Wk8 – Artist Conversation – Rhiannon Aarons

Rhiannon Aarons standing next to one of her pieces.

For this week’s artist conversation I chose Rhiannon Aaron’s work in the Max L. Gatov Gallery West.  Aarons started formally training as an artist at the young age of 17 and actually tested out of high school.  She got her undergraduate degree in painting at Otis College of Art and Design and is currently a MFA (Masters of Fine Arts) student majoring in printmaking at Cal State Long Beach.

When entering the Gatov Gallery there were multiple artists’ pieces displayed throughout the gallery, but I was immediately attracted to Aarons’ work in the back of the gallery.  Her work was titled Ex Libris which includes multiple prints of the skull of a mythological goddess and skeletal serpents all of which are relatively large in size.  After talking with Aarons I found out that the theme of her work was mythology, the skull is based off of pagan mythology and the serpents are biblical mythology.  Aarons said that she gets inspiration from all over, but specifically mention Rebecca Chalker’s The Clitoral Truth.

Hecate, State II (2014) Dimensions: 50″x28″ 

The first of Aarons’ pieces I noticed were the prints of Hecate, which are an anatomical rendering of the skull of the Goddess.  She used the descriptions in myths to come up with her finished print.  In order to make these prints she used a technical of printmaking called dry point.  In dry point you can you either a copper or plexiglass plate in which you scratch your design into (creating grooves).  Ink is then smashed into the grooves and a press is used to smash the paper into the grooves.  Aarons explained that she likes dry point because the plate changes every time you do a print.  To go along with the Hecate prints she also constructed a crate that would be able to hold Hecate’s head if she actually existed.  The last of her pieces, the Serpents, are based off of the serpents of the Garden of Eden, these unlike the prints of Hecate were created digitally.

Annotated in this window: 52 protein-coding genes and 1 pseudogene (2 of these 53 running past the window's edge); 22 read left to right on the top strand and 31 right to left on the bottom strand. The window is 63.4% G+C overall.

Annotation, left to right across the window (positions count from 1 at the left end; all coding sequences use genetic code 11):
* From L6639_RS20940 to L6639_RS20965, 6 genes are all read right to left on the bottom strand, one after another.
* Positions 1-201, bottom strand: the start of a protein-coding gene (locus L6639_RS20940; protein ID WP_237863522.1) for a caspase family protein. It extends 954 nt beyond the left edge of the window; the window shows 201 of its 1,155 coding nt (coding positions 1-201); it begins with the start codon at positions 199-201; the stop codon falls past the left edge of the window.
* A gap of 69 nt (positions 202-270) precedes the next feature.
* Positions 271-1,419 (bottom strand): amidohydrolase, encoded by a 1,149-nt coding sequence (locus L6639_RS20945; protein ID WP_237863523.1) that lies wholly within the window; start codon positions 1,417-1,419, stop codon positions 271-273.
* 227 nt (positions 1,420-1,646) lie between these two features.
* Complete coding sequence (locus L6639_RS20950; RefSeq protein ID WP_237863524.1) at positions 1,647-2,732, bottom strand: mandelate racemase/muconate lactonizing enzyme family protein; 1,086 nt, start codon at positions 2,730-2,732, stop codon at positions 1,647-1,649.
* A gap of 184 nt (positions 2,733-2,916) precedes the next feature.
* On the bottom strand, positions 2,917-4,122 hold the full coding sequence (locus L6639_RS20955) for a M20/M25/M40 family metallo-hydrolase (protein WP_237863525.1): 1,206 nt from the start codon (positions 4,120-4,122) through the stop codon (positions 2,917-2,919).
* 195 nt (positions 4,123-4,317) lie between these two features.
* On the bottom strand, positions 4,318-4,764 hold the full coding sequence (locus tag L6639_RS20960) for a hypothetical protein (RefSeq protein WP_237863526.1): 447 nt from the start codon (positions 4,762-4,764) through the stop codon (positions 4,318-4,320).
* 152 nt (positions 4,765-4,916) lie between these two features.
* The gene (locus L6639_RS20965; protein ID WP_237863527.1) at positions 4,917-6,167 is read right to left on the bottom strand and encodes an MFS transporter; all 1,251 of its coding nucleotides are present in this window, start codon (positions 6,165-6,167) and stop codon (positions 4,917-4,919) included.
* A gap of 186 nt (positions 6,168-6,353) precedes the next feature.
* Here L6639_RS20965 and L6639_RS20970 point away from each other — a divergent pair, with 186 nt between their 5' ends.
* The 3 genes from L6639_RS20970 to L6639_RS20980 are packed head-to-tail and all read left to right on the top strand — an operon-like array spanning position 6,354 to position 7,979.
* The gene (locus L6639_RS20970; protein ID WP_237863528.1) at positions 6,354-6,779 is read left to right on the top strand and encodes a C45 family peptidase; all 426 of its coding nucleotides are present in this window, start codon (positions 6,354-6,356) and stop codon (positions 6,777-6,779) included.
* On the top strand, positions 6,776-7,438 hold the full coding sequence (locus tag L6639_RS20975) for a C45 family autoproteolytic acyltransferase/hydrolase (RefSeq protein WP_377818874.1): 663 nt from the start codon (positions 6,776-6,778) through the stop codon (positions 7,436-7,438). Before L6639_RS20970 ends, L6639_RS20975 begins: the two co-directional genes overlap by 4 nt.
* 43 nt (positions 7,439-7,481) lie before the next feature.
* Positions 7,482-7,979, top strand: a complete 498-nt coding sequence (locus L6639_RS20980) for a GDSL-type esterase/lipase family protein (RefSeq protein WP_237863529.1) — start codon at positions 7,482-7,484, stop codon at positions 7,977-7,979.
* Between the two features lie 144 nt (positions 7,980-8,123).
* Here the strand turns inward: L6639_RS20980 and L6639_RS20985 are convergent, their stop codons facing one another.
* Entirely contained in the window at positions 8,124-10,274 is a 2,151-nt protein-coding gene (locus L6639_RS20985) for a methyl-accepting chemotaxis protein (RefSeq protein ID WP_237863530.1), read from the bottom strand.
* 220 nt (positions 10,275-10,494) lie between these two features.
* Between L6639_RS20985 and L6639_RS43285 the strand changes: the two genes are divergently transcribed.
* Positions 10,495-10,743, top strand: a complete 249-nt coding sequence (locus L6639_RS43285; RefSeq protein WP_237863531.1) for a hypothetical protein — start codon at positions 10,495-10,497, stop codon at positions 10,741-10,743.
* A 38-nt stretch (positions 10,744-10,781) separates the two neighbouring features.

Serpent II (left) dimenstions: 22″x60″ & Serpent II colored (right) dimensions: 20″x50″

When asked what Aarons hopes her viewers will take away from her work she said that she hopes that everyone will be able to get the general meaning of her pieces as well as make their own interpretations of her work.  Aarons explained that a successful piece of art will make people look more closely at everything and I couldn’t agree more.

Crate for the Remains of a Mythical Creature (2015) dimensions: 34″x46″x25″

If you’d like to check out more of Aarons’ work or contact her, all of the appropriate links and information will be listed below.


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